HDV looks great. I just got back from a 9 day cruise to the southern carrib
and used a combo of HDV from my Canon HV40 and avchd lite from my Panny lumix fz 35 super zoom and my daughters water proof lumix cam. The avchd lite is what panny calls 720p mode, I think it is 8bps. Sony claims it to be about equal to HDV in quality, but to my eyes, the HDV is much better.Motion artifacts were bad, especially the droplets of water at a water fall. I am sure the anti-hdv zealots will say to get a camera that can do avchd at a higher rate, but at 8bps, that is about 1 bit per gig of memory- you need 6g for 60 minutes. Doubling the rate will make things look better, but all the memory adds up.Quality memory for 60 minutes will cost about $20, for HDV, I get 60 minute tapes for around $2. Advantage HDV.
What will you do with the footage? If you keep it on the memory cards, they can go corrupt in under ten years. Burn to a DVD? They can rot in under ten years too. Put onto hard drive? Those can fail as well. So, there go your memories, no long term back up! HDV tape? Tape is good for 50-100 years.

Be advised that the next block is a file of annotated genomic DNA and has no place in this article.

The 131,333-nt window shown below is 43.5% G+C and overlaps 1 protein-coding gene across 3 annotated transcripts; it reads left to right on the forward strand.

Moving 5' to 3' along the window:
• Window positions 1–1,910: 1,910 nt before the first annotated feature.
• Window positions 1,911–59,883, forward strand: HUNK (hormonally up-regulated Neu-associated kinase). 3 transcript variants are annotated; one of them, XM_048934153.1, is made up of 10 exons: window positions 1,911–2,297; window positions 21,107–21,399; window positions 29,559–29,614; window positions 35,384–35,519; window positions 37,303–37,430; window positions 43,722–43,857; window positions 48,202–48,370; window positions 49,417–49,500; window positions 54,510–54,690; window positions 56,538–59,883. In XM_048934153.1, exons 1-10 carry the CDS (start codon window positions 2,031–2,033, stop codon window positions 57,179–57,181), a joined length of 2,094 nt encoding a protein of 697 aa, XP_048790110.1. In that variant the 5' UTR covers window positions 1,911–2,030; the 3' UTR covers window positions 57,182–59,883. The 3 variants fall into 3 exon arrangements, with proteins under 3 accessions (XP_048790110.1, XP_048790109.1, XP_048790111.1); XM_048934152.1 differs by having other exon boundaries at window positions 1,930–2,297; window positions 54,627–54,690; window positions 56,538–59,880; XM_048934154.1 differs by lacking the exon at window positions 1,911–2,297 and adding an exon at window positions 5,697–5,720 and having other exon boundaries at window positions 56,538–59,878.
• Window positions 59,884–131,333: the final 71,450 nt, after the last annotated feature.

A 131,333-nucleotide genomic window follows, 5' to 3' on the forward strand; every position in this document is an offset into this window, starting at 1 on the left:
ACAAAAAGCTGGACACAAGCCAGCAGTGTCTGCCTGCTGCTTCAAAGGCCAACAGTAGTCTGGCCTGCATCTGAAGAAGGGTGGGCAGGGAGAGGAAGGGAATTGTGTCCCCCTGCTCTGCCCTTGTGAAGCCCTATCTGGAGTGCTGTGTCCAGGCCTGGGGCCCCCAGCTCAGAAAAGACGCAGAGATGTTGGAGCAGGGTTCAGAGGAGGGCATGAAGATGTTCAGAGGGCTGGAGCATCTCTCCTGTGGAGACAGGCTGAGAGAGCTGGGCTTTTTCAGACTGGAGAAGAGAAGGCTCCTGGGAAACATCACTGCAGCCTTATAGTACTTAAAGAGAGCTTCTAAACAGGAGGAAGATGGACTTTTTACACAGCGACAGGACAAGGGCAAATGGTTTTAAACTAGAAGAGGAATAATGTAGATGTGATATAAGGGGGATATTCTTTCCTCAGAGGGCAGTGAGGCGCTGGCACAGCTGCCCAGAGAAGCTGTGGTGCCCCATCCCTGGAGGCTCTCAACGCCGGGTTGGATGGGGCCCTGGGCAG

Advantage- HDV. I haven't even touch the ease in editing HDV compared to avchd.
Get a HV40, great cam, great picture, great for the long term. Compare the cost of shooting 40 hours of HDV vs 40 hours on a avchd cam and the ability to archive your stuff, you'll see that HDV is the winner here.
If you want to see what HDV can look like, go rent Baghdad ER or Encounters at the Bottom of the World- both were shot with Sony HDV cams and even they don't look as good as what a Canon can shoot.